# Compression resistance (Columns: BS 5950)

For most structures, all the members resisting axial compression need checking to ensure adequate resistance to buckling about both the major- and minor-axis. Since the axial force can vary throughout the member and the buckling lengths in the two planes do not necessarily coincide, both are checked. Because of the general nature of a column, it may not always be safe to assume that the combined buckling check will always govern. Hence the compression resistance check is performed independently from all other strength and buckling checks.

## Effective lengths

The value of effective length factor is entirely at your choice. The default value is 1.0. Different values can apply in the major and minor axis.

The minimum theoretical value is 0.5 and the maximum infinity for columns in rigid moment resisting (RMR) frames. Practical values for simple columns are in the range 0.7 to 2.0. Values less than 1.0 can be chosen for non-sway frames or for sway frames in which the effects of sway are taken into account using the amplified moments method. However, there is a caveat on the value of effective length factor even when allowance is made for sway.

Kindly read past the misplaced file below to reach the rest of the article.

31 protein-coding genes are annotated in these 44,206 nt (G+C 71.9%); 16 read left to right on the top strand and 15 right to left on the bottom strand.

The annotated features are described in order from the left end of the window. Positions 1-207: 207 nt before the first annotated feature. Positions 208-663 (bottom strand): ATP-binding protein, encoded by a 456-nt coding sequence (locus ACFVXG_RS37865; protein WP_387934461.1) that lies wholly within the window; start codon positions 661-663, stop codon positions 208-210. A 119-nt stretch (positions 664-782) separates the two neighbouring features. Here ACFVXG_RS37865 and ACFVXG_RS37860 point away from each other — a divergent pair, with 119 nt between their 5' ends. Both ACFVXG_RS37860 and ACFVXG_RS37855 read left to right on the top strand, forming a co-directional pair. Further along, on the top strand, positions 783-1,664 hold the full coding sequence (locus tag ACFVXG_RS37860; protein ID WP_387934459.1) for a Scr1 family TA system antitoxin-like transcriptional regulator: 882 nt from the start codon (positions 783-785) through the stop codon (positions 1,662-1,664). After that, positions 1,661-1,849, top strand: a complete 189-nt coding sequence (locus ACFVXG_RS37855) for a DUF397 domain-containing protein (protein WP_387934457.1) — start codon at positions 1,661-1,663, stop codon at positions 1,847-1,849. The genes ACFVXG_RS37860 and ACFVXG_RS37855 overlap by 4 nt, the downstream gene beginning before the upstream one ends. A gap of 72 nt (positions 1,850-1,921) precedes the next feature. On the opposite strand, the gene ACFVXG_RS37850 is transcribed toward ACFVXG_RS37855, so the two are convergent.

In particular for RMR frames, the principal moments due to frame action preventing sway are in one plane of the frame. There will often be little or no moment out-of-plane and so amplification of these moments has little effect. Nevertheless the stability out-of-plane can still be compromised by the lack of restraint due to sway sensitivity in that direction. In such cases a value of greater then 1.0 (or substantially greater) may be required. Similarly, in simple construction where only eccentricity moments exist, it is only the brace forces that “attract” any amplification. Thus for the column themselves the reduced restraining effect of a sway sensitive structure may require effective length factors greater than 1.0 as given in Table 22 of BS 5950-1: 2000.